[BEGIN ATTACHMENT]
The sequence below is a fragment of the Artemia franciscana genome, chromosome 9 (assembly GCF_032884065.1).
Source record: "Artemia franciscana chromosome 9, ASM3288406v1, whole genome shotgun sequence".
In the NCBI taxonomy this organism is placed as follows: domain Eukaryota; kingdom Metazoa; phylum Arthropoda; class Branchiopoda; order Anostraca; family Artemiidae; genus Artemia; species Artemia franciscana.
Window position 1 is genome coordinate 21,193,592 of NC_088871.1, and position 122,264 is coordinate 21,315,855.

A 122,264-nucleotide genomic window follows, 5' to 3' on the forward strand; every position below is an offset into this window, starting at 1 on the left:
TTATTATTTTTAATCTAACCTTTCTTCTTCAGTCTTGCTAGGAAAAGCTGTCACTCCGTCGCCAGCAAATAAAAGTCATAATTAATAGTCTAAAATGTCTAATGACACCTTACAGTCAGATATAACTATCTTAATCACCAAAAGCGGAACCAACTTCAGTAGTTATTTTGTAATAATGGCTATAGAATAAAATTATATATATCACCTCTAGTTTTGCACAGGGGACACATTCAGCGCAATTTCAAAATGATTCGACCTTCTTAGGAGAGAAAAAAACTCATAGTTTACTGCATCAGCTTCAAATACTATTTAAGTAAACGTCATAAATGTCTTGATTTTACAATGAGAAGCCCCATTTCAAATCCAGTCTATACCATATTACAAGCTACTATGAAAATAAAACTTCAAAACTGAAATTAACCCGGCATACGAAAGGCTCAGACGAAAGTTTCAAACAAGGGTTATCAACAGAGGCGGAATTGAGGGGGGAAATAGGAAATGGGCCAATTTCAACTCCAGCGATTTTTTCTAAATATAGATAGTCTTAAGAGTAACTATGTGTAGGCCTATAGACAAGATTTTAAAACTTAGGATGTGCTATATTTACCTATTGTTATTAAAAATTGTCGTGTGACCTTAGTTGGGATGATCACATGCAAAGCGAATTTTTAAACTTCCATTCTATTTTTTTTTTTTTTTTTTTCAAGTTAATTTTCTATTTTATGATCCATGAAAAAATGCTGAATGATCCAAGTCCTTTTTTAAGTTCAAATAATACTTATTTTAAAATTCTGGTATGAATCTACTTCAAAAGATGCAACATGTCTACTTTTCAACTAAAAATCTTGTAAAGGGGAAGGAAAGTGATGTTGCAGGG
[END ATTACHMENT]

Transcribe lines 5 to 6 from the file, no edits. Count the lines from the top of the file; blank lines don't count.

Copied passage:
A 122,264-nucleotide genomic window follows, 5' to 3' on the forward strand; every position below is an offset into this window, starting at 1 on the left:
TTATTATTTTTAATCTAACCTTTCTTCTTCAGTCTTGCTAGGAAAAGCTGTCACTCCGTCGCCAGCAAATAAAAGTCATAATTAATAGTCTAAAATGTCTAATGACACCTTACAGTCAGATATAACTATCTTAATCACCAAAAGCGGAACCAACTTCAGTAGTTATTTTGTAATAATGGCTATAGAATAAAATTATATATATCACCTCTAGTTTTGCACAGGGGACACATTCAGCGCAATTTCAAAATGATTCGACCTTCTTAGGAGAGAAAAAAACTCATAGTTTACTGCATCAGCTTCAAATACTATTTAAGTAAACGTCATAAATGTCTTGATTTTACAATGAGAAGCCCCATTTCAAATCCAGTCTATACCATATTACAAGCTACTATGAAAATAAAACTTCAAAACTGAAATTAACCCGGCATACGAAAGGCTCAGACGAAAGTTTCAAACAAGGGTTATCAACAGAGGCGGAATTGAGGGGGGAAATAGGAAATGGGCCAATTTCAACTCCAGCGATTTTTTCTAAATATAGATAGTCTTAAGAGTAACTATGTGTAGGCCTATAGACAAGATTTTAAAACTTAGGATGTGCTATATTTACCTATTGTTATTAAAAATTGTCGTGTGACCTTAGTTGGGATGATCACATGCAAAGCGAATTTTTAAACTTCCATTCTATTTTTTTTTTTTTTTTTTTCAAGTTAATTTTCTATTTTATGATCCATGAAAAAATGCTGAATGATCCAAGTCCTTTTTTAAGTTCAAATAATACTTATTTTAAAATTCTGGTATGAATCTACTTCAAAAGATGCAACATGTCTACTTTTCAACTAAAAATCTTGTAAAGGGGAAGGAAAGTGATGTTGCAGGG